Former Judge-turned-GOP Senate candidate Roy Moore was just accused of sexual assault by seeking out the company of underage girls. The response from members of the Republican party and some evangelical leaders has just been appalling. We heard the phrase “If it is proven…” and “If the accusations turn out to be true…” and more than excuses all day as pundits, legislators, and politicians weighed in on the accusations.
Alabama State Auditor Jim Ziegler was quoted as saying:
Take Joseph and Mary. Mary was a teenager and Joseph was an adult carpenter. They became parents of Jesus. There’s just nothing immoral or illegal here. Maybe just a little bit unusual.
Yes, he went there — he used a biblical comparison to justify Moore’s abhorrent behavior as “just a little bit unusual.”
Many evangelical leaders reacted differently and chastised Ziegler for using the comparison. Ed Stetzer, pastor, and consultant at Billy Graham Center of Church, Mission, and Evangelism located at Wheaton College, said:
Bringing Joseph and Mary into a modern-day molestation accusation, where a 32-year-old prosecutor is accused of molesting a 14-year-old girl, is simultaneously ridiculous and blasphemous. Even those who followed ancient marriage customs, which we would not follow today, knew the difference between molesting and marriage.
A senior minister at Riverside Church in New York City, Reverend Amy Butler, said:
Women were chattel back then, they were traded — of course they married men who were much older and had multiple wives. It’s completely ludicrous to equate the sex assault of a minor with an ancient culture. It’s ludicrous . . . It makes me want to rip the church back from these people.
Moore is no stranger to controversy. After winning election twice as a judge, he was removed from the bench for refusing to obey laws governing the separation of church and state. “In 2003, he refused to remove a Ten Commandments monument from the state judicial building.” After the right for same-sex couples to marry was granted in 2016, he was suspended for instructing judges to deny marriage licenses to gay couples.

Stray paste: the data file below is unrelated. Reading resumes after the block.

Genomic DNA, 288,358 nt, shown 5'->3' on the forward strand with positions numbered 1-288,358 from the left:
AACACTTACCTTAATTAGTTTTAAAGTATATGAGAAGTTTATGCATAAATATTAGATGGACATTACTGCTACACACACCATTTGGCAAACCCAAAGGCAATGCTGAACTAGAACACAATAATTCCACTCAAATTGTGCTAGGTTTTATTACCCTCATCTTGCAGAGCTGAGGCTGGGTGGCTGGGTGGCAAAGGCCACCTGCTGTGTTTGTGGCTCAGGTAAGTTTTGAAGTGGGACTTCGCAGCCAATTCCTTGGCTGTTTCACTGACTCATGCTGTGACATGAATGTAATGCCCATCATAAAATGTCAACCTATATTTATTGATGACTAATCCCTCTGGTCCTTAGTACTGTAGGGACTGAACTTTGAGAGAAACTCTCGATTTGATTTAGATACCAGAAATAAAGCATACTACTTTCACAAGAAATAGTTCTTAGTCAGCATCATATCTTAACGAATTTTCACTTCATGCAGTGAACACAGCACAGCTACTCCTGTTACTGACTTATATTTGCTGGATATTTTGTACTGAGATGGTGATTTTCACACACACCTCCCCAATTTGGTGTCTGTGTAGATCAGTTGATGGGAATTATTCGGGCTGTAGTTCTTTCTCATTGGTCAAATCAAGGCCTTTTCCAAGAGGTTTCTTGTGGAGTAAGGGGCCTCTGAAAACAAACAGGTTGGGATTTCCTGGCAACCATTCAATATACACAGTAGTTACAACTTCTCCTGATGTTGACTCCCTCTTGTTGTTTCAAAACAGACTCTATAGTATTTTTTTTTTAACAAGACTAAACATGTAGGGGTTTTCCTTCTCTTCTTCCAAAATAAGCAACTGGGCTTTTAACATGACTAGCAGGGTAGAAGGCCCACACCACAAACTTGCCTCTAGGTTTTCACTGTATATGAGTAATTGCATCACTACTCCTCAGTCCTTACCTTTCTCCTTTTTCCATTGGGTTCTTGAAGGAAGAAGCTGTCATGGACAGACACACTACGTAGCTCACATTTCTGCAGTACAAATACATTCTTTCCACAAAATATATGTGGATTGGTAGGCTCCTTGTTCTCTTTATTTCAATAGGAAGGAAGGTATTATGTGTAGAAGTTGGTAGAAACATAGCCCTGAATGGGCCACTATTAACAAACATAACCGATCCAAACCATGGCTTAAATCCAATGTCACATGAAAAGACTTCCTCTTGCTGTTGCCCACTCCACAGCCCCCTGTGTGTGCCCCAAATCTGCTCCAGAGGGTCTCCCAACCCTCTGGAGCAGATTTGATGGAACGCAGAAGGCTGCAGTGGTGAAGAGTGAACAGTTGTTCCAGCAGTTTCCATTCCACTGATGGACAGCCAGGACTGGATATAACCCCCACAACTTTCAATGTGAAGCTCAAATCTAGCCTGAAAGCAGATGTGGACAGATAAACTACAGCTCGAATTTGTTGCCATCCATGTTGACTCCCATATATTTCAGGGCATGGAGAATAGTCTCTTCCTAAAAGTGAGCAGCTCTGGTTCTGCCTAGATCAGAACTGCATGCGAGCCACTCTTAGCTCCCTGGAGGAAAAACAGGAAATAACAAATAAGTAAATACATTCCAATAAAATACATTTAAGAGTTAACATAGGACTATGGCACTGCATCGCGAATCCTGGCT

Moore was heavily endorsed by many high profile religious and conservative leaders such as Family Research Council president Tony Perkins, Brian Brown, president of the National Organization for Marriage, and psychologist and radio host James Dobson.
In an email to supporters, Moore attempted to spin the sexual assault accusations as an attack from “the forces of evil are on the march in our country. We are in the midst of a spiritual battle with those who want to silence our message.” He is using the accusations to gin up support for his Senate candidacy and of course, to raise funds to continue his pursuit of a legislative seat:
Their goal is to frustrate and slow down our campaign’s progress to help the Obama-Clinton Machine silence our conservative message. That’s why I must be able to count on the help of God-fearing conservatives like you to stand with me at this critical moment.
Naturally, Moore is denying all the allegations. And those around him are quick to jump on the bandwagon in defense of him. But we are noticing serious trends about the frequency of sexual assault/abuse/harassment allegations and how they are received by the public. Documenting this phenomenon, known as the “Trump Effect,” the Pew Research Center produced the following information as published in the Washington Post:
According to the Pew Research Center, 86 percent of Alabama residents identify as Christian, and 49 percent are evangelical. White evangelicals have become much more likely to say a person who commits an “immoral” act can behave ethically in a public role. In 2011, 30 percent of these evangelicals said this, but that shot up to 72 percent, according to a survey published last year by Public Religion Research Institute.
While the Republican party reels in response to these allegations, Roy Moore is continuing his campaign as if today was no different than any other day. After all, Donald Trump was outed as a sexual deviant and he was still elected to the presidency. Sexual assault is no longer a deal breaker for serving in an elected office.
Featured image from YouTube video